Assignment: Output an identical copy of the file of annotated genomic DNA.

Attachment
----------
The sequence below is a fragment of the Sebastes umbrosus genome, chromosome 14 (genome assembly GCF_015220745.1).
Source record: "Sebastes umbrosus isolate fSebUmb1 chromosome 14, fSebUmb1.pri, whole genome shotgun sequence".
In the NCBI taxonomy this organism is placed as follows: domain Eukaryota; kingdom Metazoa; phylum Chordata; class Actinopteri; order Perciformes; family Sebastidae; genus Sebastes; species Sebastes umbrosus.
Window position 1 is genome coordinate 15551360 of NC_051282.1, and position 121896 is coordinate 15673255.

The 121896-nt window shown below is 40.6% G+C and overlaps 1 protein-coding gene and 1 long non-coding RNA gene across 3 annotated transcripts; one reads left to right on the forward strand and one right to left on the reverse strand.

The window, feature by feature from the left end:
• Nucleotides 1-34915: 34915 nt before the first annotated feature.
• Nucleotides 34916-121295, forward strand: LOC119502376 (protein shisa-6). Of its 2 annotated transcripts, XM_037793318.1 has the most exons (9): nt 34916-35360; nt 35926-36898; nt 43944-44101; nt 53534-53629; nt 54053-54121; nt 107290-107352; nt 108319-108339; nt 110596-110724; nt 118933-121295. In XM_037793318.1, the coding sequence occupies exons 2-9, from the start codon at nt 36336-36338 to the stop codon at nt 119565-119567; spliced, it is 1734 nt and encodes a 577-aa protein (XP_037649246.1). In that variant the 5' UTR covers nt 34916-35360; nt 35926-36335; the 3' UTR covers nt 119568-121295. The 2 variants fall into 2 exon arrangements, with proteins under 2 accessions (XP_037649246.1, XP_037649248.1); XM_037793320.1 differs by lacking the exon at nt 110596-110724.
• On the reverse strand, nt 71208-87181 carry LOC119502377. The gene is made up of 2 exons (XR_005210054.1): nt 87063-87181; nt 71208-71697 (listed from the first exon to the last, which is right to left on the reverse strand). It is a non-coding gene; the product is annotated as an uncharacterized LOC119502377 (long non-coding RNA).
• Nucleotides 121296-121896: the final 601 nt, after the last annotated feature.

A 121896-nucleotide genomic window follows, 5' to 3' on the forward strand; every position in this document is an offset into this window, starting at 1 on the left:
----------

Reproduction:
The sequence below is a fragment of the Sebastes umbrosus genome, chromosome 14 (genome assembly GCF_015220745.1).
Source record: "Sebastes umbrosus isolate fSebUmb1 chromosome 14, fSebUmb1.pri, whole genome shotgun sequence".
In the NCBI taxonomy this organism is placed as follows: domain Eukaryota; kingdom Metazoa; phylum Chordata; class Actinopteri; order Perciformes; family Sebastidae; genus Sebastes; species Sebastes umbrosus.
Window position 1 is genome coordinate 15551360 of NC_051282.1, and position 121896 is coordinate 15673255.

The 121896-nt window shown below is 40.6% G+C and overlaps 1 protein-coding gene and 1 long non-coding RNA gene across 3 annotated transcripts; one reads left to right on the forward strand and one right to left on the reverse strand.

The window, feature by feature from the left end:
• Nucleotides 1-34915: 34915 nt before the first annotated feature.
• Nucleotides 34916-121295, forward strand: LOC119502376 (protein shisa-6). Of its 2 annotated transcripts, XM_037793318.1 has the most exons (9): nt 34916-35360; nt 35926-36898; nt 43944-44101; nt 53534-53629; nt 54053-54121; nt 107290-107352; nt 108319-108339; nt 110596-110724; nt 118933-121295. In XM_037793318.1, the coding sequence occupies exons 2-9, from the start codon at nt 36336-36338 to the stop codon at nt 119565-119567; spliced, it is 1734 nt and encodes a 577-aa protein (XP_037649246.1). In that variant the 5' UTR covers nt 34916-35360; nt 35926-36335; the 3' UTR covers nt 119568-121295. The 2 variants fall into 2 exon arrangements, with proteins under 2 accessions (XP_037649246.1, XP_037649248.1); XM_037793320.1 differs by lacking the exon at nt 110596-110724.
• On the reverse strand, nt 71208-87181 carry LOC119502377. The gene is made up of 2 exons (XR_005210054.1): nt 87063-87181; nt 71208-71697 (listed from the first exon to the last, which is right to left on the reverse strand). It is a non-coding gene; the product is annotated as an uncharacterized LOC119502377 (long non-coding RNA).
• Nucleotides 121296-121896: the final 601 nt, after the last annotated feature.

A 121896-nucleotide genomic window follows, 5' to 3' on the forward strand; every position in this document is an offset into this window, starting at 1 on the left: